In 1950 Las Vegas saw a million tourists. In 1960 it attracted ten million. The city entered the fifties as a regional destination where prosperous postwar Americans could enjoy vices largely forbidden elsewhere, and it emerged in the sixties as a national hotspot, the glitzy resort city that lights up the American West today. Becoming America’s Playground chronicles the vice and the toil that gave Las Vegas its worldwide reputation in those transformative years.
Las Vegas’s rise was no happy accident. After World War II, vacationing Americans traveled the country in record numbers, making tourism a top industry in such states as California and Florida. The Las Vegas Chamber of Commerce saw its chance and developed a plan to capitalize on the town’s burgeoning reputation for leisure. Las Vegas pinned its hopes for the future on Americans’ need for escape.
Transforming a vice city financed largely by the mob into a family vacation spot was not easy. Hotel and casino publicists closely monitored media representations of the city and took every opportunity to stage images of good, clean fun for the public—posing even the atomic bomb tests conducted just miles away as an attraction.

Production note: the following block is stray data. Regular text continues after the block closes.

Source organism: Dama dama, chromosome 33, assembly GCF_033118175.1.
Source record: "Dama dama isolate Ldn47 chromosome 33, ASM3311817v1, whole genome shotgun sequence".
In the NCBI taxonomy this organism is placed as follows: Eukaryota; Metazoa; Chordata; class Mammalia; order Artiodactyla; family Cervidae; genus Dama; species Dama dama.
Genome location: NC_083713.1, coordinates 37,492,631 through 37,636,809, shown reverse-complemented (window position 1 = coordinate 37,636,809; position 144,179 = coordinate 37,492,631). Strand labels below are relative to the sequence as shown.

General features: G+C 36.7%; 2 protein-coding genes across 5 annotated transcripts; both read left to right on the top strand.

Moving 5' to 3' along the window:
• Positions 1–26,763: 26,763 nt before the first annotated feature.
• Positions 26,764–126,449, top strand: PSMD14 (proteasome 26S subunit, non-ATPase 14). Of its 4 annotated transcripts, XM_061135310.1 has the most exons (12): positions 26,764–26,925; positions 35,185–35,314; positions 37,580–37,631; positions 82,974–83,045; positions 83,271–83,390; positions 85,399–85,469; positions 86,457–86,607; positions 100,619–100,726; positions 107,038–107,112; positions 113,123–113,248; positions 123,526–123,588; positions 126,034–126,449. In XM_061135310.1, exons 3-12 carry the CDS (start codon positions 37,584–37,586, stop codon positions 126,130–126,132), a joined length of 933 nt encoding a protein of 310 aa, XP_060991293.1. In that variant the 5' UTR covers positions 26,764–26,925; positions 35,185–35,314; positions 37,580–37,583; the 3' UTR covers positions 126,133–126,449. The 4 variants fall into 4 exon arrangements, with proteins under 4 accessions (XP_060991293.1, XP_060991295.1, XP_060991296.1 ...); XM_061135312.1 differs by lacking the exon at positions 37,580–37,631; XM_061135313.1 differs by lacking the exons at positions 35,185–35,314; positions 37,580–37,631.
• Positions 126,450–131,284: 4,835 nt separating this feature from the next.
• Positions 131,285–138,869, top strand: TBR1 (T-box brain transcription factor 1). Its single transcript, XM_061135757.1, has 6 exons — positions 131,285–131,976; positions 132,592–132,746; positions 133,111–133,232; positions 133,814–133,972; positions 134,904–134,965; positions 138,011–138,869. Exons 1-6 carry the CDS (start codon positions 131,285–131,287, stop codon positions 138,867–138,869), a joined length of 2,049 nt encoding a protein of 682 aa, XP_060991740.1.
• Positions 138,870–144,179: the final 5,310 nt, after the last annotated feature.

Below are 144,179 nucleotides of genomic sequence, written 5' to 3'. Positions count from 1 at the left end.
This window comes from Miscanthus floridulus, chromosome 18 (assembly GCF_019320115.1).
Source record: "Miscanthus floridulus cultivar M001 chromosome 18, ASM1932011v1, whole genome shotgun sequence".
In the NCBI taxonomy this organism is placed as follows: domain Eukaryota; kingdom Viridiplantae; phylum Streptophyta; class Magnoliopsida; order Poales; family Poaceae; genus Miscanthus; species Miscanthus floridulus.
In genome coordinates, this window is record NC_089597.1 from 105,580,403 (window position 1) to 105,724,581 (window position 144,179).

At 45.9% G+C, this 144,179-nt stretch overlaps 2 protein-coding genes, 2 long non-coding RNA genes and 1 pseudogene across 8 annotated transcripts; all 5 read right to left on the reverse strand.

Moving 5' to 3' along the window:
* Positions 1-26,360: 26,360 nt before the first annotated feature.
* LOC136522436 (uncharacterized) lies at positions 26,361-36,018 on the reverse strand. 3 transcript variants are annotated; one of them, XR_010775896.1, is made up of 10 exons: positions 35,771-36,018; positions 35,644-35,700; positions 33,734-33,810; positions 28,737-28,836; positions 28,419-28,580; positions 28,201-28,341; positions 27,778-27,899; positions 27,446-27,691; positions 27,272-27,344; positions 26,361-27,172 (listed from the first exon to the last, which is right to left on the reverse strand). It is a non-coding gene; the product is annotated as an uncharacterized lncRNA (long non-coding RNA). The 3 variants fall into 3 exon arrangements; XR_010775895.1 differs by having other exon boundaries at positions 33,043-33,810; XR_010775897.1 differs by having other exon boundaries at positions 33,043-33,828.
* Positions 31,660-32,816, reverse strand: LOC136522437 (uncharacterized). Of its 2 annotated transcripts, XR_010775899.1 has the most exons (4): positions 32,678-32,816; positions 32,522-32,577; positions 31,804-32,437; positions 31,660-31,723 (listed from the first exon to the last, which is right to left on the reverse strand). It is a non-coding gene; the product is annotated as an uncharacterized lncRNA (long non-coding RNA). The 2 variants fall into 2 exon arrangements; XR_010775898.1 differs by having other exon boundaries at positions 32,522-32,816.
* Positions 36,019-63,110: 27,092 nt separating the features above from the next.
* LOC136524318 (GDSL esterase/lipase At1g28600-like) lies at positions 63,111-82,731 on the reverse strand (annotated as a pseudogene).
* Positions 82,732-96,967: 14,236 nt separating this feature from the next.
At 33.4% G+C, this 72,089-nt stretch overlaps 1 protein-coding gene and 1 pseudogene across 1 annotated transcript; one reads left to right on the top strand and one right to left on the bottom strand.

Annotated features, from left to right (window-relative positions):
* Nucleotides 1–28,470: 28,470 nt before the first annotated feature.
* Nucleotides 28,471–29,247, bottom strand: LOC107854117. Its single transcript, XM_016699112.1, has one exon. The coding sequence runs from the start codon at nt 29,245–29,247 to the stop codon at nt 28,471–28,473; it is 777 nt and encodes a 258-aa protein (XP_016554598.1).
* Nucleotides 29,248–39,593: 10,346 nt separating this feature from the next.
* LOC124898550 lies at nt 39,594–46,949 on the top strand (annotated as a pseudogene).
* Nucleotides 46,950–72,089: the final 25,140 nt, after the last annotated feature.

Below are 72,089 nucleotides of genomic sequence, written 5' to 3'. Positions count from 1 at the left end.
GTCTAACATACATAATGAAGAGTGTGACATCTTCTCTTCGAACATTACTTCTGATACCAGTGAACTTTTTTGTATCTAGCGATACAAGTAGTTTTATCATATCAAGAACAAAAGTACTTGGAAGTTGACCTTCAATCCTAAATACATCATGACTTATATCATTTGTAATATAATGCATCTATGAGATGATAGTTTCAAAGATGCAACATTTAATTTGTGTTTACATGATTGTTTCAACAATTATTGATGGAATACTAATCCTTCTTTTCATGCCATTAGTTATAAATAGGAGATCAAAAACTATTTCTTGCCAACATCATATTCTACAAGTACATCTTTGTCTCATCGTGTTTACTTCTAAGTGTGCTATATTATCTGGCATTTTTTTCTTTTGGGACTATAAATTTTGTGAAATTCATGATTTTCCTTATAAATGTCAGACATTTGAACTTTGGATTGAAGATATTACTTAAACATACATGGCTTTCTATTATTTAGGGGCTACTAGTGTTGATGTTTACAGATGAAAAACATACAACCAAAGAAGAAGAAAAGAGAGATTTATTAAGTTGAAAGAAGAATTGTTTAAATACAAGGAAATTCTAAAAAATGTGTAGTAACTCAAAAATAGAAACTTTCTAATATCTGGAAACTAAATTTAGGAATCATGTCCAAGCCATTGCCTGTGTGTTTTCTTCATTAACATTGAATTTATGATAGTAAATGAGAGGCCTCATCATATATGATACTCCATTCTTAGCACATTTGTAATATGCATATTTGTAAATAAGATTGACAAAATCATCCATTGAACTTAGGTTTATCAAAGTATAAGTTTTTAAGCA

The racism and sexism common in the rest of the nation in the era prevailed in Las Vegas too. The wild success of Frank Sinatra’s Rat Pack performances at the Sands Hotel in 1960 demonstrated the city’s slow progress toward equality. Women couldn’t work as dealers in Las Vegas until the 1970s, yet they found more opportunities for well-paying jobs there than many American women could find elsewhere.
Gragg shows how a place like the Las Vegas Strip—with its glitz and vast wealth and its wildly public consumption of vice—rose to prominence in the 1950s, a decade of Cold War anxiety and civil rights conflict. Becoming America’s Playground brings this pivotal decade in Las Vegas into sharp focus for the first time.